Summer has come to an end now, so what does the rest of the year look like for you?

Touring. Some people think like ‘OK now summer and Ibiza season are over now it's gonna be calm and you can rest’, I wish! [laughs]

So yeah touring, playing festivals. Touring South America, North America. Just keep on playing and hopefully I will have more time to go to the studio and be more productive.
 

Finally, does anyone ever mistake you for the famous flute player? If you search Andrea Oliva online there's a flute player who comes up quite a lot… 

Yes there is… There is the flute player, but then there is also a very famous architect, and then there is me. So I think I should do a collaboration. The architect can build us the venue, and I’ll perform with the flute player [laughs]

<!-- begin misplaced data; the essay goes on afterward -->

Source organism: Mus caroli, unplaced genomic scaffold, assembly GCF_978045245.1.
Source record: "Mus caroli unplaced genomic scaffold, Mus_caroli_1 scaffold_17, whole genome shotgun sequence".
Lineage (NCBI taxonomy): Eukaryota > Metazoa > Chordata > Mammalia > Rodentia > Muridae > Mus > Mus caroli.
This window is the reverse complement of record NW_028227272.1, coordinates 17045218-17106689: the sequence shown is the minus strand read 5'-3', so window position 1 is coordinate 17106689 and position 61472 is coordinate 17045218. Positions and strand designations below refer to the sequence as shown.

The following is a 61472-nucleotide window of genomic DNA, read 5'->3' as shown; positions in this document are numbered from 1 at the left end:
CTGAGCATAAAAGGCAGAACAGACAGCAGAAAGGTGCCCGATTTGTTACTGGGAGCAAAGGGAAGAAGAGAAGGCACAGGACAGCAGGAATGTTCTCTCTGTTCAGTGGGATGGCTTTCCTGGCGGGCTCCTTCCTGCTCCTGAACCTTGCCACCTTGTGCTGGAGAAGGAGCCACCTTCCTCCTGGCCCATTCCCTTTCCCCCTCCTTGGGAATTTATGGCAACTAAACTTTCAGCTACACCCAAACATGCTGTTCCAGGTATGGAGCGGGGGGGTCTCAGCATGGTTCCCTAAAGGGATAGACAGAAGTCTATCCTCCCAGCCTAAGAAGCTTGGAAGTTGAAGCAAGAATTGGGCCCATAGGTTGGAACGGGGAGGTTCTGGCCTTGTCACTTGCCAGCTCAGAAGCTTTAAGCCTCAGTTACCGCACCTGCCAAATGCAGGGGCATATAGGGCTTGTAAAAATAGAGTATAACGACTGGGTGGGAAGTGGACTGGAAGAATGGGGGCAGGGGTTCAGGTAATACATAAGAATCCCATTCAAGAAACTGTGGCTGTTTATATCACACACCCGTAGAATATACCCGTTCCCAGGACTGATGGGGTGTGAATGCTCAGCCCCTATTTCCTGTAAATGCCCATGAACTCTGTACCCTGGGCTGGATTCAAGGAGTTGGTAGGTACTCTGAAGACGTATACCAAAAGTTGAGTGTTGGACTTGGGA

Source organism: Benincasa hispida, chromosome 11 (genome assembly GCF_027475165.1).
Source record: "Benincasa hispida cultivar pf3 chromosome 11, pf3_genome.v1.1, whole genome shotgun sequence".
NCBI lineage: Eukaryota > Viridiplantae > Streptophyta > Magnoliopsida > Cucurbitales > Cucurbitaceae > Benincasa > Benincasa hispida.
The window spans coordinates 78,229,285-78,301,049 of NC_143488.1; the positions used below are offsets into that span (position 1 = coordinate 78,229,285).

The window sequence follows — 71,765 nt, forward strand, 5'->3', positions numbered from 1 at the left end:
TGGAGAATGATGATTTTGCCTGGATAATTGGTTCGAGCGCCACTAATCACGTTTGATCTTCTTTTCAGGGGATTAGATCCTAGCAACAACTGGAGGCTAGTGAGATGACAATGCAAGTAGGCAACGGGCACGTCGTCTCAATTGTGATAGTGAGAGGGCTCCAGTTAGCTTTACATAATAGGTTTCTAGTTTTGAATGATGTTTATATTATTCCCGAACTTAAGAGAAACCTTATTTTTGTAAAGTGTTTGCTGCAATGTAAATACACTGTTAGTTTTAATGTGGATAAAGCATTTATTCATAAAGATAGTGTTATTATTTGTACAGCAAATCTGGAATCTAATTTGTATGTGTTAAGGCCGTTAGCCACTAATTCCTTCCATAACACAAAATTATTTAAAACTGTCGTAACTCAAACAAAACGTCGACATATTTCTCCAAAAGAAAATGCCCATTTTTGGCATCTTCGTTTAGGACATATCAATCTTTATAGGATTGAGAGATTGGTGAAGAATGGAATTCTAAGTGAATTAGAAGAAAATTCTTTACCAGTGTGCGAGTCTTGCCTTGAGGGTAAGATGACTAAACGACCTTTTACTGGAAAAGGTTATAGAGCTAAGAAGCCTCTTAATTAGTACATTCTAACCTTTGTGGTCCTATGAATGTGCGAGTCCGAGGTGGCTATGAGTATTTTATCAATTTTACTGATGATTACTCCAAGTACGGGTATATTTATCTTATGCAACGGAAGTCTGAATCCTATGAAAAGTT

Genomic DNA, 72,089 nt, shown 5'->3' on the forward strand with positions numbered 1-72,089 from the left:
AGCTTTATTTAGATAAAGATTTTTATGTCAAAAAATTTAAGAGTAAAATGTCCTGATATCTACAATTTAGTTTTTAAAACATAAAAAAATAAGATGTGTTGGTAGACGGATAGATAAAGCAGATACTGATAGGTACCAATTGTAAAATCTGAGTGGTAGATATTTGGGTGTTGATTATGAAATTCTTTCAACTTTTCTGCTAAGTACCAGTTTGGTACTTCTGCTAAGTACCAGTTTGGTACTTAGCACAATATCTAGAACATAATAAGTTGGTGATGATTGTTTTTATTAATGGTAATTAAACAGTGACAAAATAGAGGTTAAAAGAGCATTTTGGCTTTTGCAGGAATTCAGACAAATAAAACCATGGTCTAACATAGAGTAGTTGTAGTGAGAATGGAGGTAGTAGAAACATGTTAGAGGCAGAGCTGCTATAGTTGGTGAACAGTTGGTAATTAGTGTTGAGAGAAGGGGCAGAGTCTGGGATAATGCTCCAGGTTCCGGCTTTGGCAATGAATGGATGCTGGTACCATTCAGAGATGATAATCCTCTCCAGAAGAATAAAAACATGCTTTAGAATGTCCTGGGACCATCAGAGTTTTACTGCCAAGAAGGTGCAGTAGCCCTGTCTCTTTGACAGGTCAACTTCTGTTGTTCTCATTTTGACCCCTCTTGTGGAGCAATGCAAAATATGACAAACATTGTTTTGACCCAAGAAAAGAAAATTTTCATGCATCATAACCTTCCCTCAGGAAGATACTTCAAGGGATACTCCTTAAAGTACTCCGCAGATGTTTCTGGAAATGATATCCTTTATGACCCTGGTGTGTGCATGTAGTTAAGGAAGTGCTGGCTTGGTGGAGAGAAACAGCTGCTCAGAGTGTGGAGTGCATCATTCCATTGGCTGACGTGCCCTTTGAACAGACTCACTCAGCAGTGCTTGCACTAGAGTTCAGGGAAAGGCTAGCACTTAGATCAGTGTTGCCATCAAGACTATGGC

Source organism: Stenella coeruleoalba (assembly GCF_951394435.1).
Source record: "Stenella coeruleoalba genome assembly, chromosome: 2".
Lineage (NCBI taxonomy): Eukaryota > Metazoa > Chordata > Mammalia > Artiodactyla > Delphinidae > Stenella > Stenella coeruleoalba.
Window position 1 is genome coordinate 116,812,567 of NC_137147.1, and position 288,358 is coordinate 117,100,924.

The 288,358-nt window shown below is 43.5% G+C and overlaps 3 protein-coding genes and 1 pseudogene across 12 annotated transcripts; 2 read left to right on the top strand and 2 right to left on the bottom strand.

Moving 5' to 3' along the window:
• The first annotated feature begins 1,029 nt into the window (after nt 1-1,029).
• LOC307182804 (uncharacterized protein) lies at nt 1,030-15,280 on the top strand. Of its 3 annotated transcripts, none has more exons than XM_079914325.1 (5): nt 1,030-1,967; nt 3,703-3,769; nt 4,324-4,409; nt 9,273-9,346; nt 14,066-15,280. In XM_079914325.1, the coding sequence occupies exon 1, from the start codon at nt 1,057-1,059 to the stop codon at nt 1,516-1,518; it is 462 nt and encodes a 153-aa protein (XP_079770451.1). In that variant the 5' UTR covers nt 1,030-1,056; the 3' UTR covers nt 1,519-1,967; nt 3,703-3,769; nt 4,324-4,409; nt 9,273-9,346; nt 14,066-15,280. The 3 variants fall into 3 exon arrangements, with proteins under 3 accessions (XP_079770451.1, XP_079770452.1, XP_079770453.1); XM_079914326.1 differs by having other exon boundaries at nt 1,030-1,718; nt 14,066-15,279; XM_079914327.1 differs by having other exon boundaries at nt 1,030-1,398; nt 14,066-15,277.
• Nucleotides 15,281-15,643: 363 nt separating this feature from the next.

I quite like the idea that someone tries to book you, or even better tries to book the flute player, and then the other one turns up 

Exactly! But you know what's funny, when my friends told me about the flute player I went to check him out, and there were some comments like  ‘when are you playing in Argentina next?’ Or ‘I’m coming to Ibiza, I can’t wait!’ [laughs]

If you asked him I think he’d probably say ‘Oh they annoy me with this DJ thing’, because I imagine his audience is not quite as active and vocal online with their support as people in our scene. He just gets hit up by all the kids on Instagram. [laughs]

Do you have any questions?

Check our FAQs